The continued increases in oil & gas transaction volume and drilling activity have strained oil & gas land organizations, leading to missed opportunities in building efficiencies and capturing value, according to PwC's 2014 Land Management Benchmarking study. The study was based on responses from more than 70 oil and gas professionals from different functions across 20 top oil and gas companies in the U.S. and concluded that rapid shifts from land acquisition to development has intensified the resource and organizational gaps in land administration and operations.
Findings from PwC's Land Management Benchmarking study are featured in the report, Organizing for success: Designing and enabling a successful land organization.
"Land functions are being challenged to do more and provide greater value, yet they are finding it difficult to keep pace with today's accelerated rate of deal and drilling activity as leases change hands at greater levels than in the past," said Reid Morrison, US energy advisory leader at PwC. "Our study also showed that managing the ever growing volume of data combined with fragmented communications and coordination across the organization is exacerbating the challenge of maximizing the value of their land operations. With so much at stake, E&Ps are beginning to elevate the strategic importance of land from the back-office to forefront of operations, and well-positioned organizations are implementing new systems, processes and operating models across their operations to capture the full value of their upstream investments."
According to PwC, key trends among successful land operating models include:
- Executive Leadership – High ranking land leadership is essential for promoting the value of land across the business, effectively partnering with other business functions, and ensuring land has the necessary resources to be successful.
- Centralization – Successful organizations are generally more centralized with closer links between land operations and land administration across geographies. Ideally, land operations are imbedded with the asset teams and have functional reporting lines to land and apply a common operating model, processes, KPIs, etc.
- Accountability – Organizations that are able to create clear roles & responsibilities, performance metrics, and technology tools that drive transparency, responsibility, and accountability are generally more successful.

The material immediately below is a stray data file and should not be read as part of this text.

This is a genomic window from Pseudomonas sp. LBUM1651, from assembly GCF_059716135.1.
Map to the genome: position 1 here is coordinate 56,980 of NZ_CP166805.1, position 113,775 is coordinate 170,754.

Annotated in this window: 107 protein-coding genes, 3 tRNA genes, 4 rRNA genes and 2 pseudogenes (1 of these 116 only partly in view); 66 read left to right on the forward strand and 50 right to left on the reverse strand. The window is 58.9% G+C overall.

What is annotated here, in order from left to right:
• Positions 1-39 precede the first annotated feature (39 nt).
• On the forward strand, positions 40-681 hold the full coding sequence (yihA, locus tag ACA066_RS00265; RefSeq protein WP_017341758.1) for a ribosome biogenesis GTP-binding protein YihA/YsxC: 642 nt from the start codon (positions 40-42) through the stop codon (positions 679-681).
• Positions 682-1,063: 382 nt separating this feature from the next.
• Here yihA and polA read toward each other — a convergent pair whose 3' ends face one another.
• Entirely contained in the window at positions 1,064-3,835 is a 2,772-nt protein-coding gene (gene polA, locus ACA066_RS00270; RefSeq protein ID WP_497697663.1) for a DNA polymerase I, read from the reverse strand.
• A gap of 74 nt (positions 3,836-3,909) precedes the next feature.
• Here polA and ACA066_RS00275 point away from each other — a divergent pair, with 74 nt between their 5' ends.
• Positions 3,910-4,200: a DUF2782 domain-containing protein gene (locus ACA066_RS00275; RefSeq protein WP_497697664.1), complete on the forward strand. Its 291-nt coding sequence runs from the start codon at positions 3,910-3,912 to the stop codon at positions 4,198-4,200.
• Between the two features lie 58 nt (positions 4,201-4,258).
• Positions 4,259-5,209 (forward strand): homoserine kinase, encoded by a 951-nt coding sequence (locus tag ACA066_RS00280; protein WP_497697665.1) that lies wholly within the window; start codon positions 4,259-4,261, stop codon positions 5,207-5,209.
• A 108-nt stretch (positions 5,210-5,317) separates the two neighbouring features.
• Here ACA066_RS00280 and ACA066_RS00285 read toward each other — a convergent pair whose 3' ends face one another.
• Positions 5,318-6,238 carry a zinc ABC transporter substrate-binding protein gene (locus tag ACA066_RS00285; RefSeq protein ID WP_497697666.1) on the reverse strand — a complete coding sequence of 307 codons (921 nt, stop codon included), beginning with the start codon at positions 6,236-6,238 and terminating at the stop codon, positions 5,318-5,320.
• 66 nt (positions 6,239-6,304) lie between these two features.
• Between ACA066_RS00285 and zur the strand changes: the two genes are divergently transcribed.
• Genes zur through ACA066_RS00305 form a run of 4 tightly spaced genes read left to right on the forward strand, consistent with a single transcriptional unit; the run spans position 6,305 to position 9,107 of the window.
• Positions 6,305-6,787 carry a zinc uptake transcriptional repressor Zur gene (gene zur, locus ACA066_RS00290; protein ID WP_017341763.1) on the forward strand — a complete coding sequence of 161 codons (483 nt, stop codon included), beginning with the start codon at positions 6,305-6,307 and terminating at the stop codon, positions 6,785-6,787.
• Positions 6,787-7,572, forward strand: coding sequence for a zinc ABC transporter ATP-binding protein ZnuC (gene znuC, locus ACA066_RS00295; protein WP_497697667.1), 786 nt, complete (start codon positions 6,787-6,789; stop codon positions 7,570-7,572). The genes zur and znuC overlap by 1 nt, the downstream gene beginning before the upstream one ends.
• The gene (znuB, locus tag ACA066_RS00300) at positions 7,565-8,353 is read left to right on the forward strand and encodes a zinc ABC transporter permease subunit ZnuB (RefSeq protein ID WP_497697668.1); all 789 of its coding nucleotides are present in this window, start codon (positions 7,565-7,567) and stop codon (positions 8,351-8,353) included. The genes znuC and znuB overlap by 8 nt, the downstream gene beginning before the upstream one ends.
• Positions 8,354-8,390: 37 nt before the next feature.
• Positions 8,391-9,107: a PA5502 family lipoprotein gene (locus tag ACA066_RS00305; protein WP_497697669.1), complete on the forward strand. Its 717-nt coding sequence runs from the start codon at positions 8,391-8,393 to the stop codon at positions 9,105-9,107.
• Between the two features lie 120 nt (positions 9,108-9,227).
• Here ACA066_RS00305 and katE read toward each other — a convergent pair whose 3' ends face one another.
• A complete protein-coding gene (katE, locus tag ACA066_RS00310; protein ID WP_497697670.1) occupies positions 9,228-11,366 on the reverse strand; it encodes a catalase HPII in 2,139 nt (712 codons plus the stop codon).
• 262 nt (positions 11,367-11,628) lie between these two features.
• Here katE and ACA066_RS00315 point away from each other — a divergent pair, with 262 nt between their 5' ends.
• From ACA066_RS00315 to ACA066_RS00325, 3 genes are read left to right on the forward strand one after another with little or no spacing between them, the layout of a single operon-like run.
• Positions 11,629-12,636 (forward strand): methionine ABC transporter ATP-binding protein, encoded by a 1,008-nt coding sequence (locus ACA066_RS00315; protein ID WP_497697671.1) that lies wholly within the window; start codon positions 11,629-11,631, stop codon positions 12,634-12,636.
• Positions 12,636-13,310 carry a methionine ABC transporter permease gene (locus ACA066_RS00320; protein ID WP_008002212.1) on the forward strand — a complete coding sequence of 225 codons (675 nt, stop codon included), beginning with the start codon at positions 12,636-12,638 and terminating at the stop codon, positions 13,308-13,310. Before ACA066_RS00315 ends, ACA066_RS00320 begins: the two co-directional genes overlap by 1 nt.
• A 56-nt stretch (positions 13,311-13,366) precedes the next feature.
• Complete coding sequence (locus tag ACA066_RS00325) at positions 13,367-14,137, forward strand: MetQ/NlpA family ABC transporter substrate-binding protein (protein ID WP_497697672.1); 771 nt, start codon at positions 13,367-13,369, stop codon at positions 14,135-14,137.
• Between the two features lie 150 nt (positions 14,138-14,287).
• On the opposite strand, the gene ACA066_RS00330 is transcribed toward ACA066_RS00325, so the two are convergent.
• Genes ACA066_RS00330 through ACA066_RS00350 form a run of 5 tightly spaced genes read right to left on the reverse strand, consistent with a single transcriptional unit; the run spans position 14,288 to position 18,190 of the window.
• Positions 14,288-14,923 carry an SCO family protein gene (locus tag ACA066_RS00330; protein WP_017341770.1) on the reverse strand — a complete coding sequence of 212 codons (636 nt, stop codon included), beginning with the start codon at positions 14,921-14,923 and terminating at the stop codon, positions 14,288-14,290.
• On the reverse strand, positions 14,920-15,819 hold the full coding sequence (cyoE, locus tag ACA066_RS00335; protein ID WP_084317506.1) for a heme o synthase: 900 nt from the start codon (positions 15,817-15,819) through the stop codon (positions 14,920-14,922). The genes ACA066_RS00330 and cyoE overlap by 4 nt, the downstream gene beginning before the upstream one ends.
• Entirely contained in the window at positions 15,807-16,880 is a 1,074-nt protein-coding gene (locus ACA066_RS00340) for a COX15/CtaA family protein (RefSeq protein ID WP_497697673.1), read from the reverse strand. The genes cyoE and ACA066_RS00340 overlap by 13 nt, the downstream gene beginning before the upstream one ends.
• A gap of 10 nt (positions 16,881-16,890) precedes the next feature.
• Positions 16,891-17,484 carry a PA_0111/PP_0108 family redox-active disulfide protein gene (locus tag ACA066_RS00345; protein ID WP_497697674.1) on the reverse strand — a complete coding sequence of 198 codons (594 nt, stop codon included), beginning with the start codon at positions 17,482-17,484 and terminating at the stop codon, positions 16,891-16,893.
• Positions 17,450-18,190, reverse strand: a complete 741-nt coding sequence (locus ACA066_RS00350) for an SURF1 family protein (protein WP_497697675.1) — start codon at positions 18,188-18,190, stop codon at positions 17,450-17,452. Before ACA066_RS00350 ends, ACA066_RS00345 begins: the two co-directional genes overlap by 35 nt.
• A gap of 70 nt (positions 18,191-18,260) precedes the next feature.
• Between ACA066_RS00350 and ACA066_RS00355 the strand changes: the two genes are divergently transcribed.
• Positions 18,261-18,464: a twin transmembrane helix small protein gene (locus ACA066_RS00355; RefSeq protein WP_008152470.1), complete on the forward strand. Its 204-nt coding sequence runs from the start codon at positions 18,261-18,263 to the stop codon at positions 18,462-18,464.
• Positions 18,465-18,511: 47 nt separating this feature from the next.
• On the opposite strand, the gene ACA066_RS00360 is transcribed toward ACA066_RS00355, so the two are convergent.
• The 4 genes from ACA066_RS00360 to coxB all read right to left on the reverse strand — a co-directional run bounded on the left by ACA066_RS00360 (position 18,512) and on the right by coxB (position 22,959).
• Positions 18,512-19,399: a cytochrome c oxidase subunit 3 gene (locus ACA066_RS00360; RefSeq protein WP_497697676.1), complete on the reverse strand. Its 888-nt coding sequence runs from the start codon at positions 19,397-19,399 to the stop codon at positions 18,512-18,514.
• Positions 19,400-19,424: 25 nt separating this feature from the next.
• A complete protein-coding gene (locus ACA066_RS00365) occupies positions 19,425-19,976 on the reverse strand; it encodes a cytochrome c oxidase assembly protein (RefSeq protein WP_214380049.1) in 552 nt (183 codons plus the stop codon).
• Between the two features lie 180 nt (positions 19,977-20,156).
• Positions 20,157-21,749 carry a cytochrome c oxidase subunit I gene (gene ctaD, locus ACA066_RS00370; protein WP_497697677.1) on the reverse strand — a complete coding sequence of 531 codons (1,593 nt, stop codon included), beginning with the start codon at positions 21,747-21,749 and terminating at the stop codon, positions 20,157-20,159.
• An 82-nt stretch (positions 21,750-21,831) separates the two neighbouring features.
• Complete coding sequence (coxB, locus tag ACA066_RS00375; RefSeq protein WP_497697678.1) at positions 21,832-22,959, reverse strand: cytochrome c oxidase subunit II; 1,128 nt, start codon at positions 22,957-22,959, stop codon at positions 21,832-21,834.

- Talent Development – Leveraging the next generation workforce is crucial. Field experience is required for developing well-rounded corporate/mineral landmen. Lease analysts require broader experiences – the 30-year lease analyst is a thing of the past.
- Foundation for Success – It is essential to build a strong foundation prior to looking for organizational improvements in other areas, including land administration and land operations.
"Drawing on the key takeaways of the study, we created a land value framework for helping the oil and gas industry understand what 'good' looks like within land organizations," added Morrison. "Our framework is centered on three value pillars – creating value through acquisition or divestiture, unlocking value through exploration, drilling and well completion, and realizing maximum value through the life of the asset."
In highlighting the importance of executive leadership, results from the study also indicate that a single land organization leader strengthens communication and data flows across the land value chain. Among those with functional alignment under a VP of Land, 82 percent rated communication and coordination as excellent or good, compared to only 57 percent of those without a VP. In terms of data flows, 83 percent rated data flows as excellent or poor, compared to 59 percent of those without a VP.
Measuring the value that land can bring to the organization was also lacking, according to the results. More than a third of the companies surveyed did not utilize key performance indicators to manage the land organization, while more than half lacked metrics specific to land operations performance.
The use of sophisticated technology to improve data flows, measurement and efficiencies is gaining traction among those surveyed. The study found that 55 percent of companies saw increased integration and leverage of Geographical Information Systems (GIS) as a key enabling technology. According to PwC, the extensive capabilities of GIS provide a unique way to approach traditional land management activities and business processes in order to improve information sharing and decision quality across the organization. PwC is hosting a webcast entitled, "Technology trends in land management: Geographic Information Systems" on August 27, 2014 at1:00 pm CT that will discuss the benefits of GIS across land operations.
PwC is also in the field for its second Land Management Benchmarking study. E&P companies interested in participating should contact Stephen Wright at Stephen.firstname.lastname@example.org.
About the PwC US Energy Practice
We focus on customizing three things- assurance, tax and advisory services- to meet the unique challenges of energy companies. How we use the knowledge and experience we've gained from serving the largest and most complex energy companies to the entrepreneurial start-ups depends on our clients' goals and culture. Taking the time to get to know our clients and listening to their needs lets us use our energy team-- of 3,100 people located around the world -- to create the value our clients want.
For more information about PwC's Energy practice, visit: www.pwc.com/energy.
About PwC US
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